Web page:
Senator Mitch McConnell has signaled that he will support the gun law bill before congress if it remains in the current form. The bill was negotiated by Sen. John Cornyn of Texas and Sen. Chis Murphy of Connecticut.
McConnel announced Tuesday at a GOP conference luncheon that he is "comfortable with the framework and if the legislation ends up reflecting what the framework indicates, [he'll] be supportive". McConnel is among 11 other republicans who have also shown support for the bill.
The bill included billions in funding for mental health centers, school security and state funding to support the framework that is designed to keep guns away from people who are a threat to themselves or others. The bill also includes measures to eliminate straw purchasing (the first measure of this kind in the United States) and requires any firearms dealer to conduct a proper background check. The bill also outlaws bump stocks or other material devices that alter the rate of fire of semiautomatic weapons or machine guns.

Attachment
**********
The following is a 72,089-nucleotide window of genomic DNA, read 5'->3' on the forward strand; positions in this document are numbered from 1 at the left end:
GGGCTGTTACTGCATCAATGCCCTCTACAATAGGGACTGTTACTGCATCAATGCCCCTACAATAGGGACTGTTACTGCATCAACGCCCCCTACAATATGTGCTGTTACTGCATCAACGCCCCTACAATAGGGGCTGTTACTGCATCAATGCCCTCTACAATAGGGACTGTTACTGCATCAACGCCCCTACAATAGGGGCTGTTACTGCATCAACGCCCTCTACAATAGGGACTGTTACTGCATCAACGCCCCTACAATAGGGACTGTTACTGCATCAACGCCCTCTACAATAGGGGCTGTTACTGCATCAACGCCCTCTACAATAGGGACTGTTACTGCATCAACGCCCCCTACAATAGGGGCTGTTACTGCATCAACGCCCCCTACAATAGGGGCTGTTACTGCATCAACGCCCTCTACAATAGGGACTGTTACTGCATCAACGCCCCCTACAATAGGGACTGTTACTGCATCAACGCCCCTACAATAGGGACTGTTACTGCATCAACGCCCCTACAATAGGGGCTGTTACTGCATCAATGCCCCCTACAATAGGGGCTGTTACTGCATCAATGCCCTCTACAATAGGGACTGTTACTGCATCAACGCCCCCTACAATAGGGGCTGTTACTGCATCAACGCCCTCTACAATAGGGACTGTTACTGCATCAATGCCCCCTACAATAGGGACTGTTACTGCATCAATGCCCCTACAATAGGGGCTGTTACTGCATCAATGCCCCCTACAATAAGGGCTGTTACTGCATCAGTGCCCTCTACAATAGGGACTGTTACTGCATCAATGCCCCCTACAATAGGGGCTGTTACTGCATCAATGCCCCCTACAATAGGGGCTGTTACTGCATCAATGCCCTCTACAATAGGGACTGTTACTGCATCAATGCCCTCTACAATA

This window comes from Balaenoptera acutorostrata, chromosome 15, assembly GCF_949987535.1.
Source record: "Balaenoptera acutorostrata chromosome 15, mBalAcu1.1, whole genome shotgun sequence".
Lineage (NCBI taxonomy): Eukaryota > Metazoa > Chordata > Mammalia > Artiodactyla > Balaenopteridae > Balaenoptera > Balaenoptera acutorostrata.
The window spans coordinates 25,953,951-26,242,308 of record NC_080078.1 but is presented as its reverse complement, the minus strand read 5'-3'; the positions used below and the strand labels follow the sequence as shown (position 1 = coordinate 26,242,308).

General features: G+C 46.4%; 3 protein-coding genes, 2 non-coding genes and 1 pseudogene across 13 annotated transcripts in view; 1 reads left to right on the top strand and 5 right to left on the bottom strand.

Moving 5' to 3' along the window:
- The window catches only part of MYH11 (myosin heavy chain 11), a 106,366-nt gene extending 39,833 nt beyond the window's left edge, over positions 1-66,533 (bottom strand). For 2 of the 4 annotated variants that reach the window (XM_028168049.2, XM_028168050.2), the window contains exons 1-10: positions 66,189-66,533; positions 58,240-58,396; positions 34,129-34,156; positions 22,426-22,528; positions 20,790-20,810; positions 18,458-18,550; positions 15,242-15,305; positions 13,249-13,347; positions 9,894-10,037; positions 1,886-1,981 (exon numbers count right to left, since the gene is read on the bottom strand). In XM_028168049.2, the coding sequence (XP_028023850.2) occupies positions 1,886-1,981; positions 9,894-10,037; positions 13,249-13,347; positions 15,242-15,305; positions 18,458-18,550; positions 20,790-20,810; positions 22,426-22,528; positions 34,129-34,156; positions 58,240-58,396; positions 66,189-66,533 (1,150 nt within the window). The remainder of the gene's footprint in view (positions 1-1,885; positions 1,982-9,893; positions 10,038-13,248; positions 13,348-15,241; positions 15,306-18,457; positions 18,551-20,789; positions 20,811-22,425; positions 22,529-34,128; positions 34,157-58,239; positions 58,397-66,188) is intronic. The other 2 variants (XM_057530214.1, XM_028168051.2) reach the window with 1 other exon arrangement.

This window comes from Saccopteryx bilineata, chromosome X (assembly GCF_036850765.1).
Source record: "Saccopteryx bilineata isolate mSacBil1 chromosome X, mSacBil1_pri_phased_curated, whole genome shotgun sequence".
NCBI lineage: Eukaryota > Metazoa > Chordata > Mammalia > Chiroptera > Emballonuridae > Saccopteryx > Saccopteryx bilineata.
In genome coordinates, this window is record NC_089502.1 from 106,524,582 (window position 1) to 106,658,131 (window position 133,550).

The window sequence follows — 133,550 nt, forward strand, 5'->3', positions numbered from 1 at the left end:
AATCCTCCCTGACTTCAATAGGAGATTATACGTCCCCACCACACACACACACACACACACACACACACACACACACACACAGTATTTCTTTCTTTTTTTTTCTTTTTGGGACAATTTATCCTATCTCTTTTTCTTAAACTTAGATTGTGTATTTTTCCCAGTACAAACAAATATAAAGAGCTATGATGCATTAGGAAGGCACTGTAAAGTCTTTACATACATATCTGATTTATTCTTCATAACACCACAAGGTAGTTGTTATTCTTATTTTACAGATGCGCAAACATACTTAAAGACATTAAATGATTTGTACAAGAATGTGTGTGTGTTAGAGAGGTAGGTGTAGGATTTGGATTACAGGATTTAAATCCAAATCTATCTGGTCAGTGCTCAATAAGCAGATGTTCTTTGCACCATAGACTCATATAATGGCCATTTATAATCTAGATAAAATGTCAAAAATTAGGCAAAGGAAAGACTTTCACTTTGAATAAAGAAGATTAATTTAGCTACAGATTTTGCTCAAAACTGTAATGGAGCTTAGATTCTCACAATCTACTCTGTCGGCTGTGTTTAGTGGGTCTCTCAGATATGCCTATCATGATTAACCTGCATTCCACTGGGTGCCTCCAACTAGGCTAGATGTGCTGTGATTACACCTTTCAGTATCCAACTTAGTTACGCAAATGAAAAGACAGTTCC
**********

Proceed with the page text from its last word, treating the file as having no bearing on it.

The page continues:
Another important element of the bill is language that closes the "boyfriend loophole", that denies domestic abusers and their dating partners the ability to buy a gun if they are convicted of abuse. Although it does not ban the purchase of assault rifles for Americans under 21 years of age, it does add enhanced background checks and a pause on the sale of assault rifles until the background check is completed.
The bill does not mandate universal background checks and it is the first major legislative progress on gun control is 3 decades. The last reform expired in 2004 and was an assault weapons ban that Biden, a senator at the time, was a major influencer for in 1994.
With widespread congressional support, the bipartisan move, titled "Protecting Our Kids Act", appears likely to establish legislative foothold in the coming months.